Icon Putting the "I" in Satyricon?
Icon

125 NW 6th

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It was only in May that Satyricon closed, but a new club has already claimed its place. Joey Brooks and Craig Harris, former owners of long-defunct nightclub Moody's, have redecorated and re-christened the historic venue.

Satyricon is now Icon, and a light projection over the bar proudly displays the new logo: a giant eye over the block letters "CON." Moody's has been resurrected to replace the former Fellini.

Three former stages, built off each other, were removed to restructure the main space. Dance cages flank black, scattered platforms of varying heights; kaleidoscope light projections whirl beneath a DJ booth lofted above the dance floor.

Icon's retooling seems more appropriate for DJ dance nights than riotous bands. Indeed, Brooks' plans for the club bear little resemblance to its forefather. Vague on specifics, he emphasizes an eclectic format that doesn't cater to a particular niche, but favors theme nights and "national live acts. Everything from underground house to rock 'n' roll," he says.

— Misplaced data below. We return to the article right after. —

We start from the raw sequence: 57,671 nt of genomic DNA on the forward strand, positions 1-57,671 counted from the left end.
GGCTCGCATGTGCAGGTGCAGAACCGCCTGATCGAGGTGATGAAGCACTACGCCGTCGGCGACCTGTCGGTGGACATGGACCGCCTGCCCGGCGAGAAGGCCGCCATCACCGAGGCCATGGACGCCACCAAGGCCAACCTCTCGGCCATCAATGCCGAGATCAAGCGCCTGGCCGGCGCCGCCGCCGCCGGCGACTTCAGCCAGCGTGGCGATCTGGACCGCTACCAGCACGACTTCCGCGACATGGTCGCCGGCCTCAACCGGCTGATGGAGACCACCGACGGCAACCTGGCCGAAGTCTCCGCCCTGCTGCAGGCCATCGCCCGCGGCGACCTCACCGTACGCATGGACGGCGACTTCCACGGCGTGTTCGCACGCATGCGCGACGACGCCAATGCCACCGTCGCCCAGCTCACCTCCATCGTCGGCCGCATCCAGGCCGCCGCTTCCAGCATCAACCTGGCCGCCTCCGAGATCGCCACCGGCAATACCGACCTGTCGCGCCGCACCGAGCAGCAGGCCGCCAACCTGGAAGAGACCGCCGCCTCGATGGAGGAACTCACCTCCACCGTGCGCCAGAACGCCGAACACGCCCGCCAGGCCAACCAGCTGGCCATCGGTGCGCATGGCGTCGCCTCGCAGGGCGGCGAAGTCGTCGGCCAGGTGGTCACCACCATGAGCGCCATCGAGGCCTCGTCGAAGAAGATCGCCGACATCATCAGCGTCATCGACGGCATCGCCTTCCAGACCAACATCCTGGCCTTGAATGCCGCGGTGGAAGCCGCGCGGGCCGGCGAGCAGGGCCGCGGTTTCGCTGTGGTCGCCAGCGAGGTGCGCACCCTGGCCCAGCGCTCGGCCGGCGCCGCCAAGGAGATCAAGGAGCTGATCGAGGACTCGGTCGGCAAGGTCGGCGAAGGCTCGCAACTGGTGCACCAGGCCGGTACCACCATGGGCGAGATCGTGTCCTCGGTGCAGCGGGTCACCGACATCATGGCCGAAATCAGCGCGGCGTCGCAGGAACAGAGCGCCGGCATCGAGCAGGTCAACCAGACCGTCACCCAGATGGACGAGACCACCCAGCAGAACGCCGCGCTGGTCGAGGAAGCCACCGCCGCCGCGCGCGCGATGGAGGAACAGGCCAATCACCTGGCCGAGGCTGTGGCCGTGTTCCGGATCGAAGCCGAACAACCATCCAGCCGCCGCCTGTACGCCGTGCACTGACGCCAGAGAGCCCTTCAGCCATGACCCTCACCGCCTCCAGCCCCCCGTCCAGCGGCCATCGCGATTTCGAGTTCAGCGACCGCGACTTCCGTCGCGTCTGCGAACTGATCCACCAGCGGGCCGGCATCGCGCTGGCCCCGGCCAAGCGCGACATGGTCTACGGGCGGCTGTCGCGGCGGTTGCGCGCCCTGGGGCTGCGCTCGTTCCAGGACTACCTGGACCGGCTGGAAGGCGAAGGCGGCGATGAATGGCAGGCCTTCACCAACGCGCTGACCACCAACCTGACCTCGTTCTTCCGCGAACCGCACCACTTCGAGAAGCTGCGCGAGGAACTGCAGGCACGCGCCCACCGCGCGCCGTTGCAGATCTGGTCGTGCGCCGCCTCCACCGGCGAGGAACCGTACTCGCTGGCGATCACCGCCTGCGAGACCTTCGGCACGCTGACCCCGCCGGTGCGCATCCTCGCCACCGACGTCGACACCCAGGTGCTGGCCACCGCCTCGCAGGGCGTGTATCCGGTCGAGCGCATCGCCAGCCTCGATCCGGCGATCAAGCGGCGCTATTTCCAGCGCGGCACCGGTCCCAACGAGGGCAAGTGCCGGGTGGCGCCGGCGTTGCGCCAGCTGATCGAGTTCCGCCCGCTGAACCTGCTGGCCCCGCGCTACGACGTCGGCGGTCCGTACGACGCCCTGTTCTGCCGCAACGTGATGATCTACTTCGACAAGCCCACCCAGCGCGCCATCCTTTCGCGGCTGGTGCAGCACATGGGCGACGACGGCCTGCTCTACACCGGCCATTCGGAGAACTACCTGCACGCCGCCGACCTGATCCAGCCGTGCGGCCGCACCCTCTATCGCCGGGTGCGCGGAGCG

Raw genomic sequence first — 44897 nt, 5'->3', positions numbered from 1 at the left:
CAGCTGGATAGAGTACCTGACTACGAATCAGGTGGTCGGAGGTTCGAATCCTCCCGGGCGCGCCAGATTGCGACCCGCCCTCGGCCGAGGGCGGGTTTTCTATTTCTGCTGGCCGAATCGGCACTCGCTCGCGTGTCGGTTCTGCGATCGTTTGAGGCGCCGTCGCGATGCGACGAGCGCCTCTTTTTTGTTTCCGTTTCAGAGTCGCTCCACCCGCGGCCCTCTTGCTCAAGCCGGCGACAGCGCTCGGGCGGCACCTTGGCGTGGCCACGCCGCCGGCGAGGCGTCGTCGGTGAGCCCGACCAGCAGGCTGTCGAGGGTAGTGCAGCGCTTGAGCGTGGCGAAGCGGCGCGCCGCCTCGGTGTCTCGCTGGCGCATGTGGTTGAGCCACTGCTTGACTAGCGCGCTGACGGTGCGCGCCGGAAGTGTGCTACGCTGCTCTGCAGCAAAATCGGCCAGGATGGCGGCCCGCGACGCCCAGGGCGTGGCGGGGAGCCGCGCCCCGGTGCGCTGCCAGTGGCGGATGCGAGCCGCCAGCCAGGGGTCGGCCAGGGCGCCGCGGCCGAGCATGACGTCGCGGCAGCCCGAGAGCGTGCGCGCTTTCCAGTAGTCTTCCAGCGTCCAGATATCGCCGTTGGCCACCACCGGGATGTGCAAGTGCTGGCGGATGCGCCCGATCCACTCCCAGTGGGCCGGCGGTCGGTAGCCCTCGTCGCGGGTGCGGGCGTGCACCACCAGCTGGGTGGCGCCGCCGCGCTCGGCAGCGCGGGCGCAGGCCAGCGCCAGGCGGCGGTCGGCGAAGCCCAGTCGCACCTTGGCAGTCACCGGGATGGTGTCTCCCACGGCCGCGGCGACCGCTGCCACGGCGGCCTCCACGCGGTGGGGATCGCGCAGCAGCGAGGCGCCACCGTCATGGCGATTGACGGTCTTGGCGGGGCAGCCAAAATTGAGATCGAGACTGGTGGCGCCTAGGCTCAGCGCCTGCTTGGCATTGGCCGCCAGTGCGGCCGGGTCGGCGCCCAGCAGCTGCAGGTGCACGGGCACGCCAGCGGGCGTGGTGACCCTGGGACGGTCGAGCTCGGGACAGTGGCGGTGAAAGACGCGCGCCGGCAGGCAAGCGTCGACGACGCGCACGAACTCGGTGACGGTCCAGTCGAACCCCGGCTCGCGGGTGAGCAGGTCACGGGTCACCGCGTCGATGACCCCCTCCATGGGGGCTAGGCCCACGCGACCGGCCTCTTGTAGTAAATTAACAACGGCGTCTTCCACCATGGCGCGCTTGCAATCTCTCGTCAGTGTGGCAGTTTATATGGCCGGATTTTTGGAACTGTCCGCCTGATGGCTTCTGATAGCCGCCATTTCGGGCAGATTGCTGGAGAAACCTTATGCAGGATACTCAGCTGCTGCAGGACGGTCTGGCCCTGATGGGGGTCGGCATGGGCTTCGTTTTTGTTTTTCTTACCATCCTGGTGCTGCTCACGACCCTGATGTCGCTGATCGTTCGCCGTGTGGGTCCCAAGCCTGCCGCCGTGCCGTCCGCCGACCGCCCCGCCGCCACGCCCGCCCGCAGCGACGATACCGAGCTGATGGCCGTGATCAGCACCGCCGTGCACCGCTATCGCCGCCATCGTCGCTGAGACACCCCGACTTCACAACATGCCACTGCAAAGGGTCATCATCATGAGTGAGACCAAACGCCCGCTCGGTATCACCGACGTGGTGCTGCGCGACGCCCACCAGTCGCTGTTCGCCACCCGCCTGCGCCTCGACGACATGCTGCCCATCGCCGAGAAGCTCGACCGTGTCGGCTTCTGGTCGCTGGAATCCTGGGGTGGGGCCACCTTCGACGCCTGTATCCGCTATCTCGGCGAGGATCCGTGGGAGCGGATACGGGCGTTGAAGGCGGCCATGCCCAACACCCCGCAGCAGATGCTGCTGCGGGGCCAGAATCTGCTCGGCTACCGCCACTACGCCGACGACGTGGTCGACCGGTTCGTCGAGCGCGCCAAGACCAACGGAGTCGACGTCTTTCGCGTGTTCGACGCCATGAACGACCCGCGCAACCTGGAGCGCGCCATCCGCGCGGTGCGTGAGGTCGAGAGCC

This contrasts Satyricon's one-time role as cradle of the punk community, its prime marked by former owner George Touhouliotis's affection for and entrenchment in the scene. The new ownership seems more polished and focused. "I'm not in this just to make friends," clarifies Brooks. "I'm in this to make money."

Brooks is making an effort to preserve the Satyricon legacy, of which he himself was a part. One wall remains wallpapered with old flyers, memorializing glory days that are long passed. Prior to purchasing, Brooks and Harris spent time in Satyricon, observing its decline. "The only time it was full were the wrestling nights," he says. "But people are like, 'Well, I went and saw somebody there in 1996.'"

Only time will tell if Icon and Moody's can withstand the scrutiny of the masses without dropping off the radar like a cheap, strip-mall disco. Brooks hopes to keep it as a downtown, underground club, not a meat market destination for suburbanites. "All you can do," he says, "is build it, and make it as cool as you can."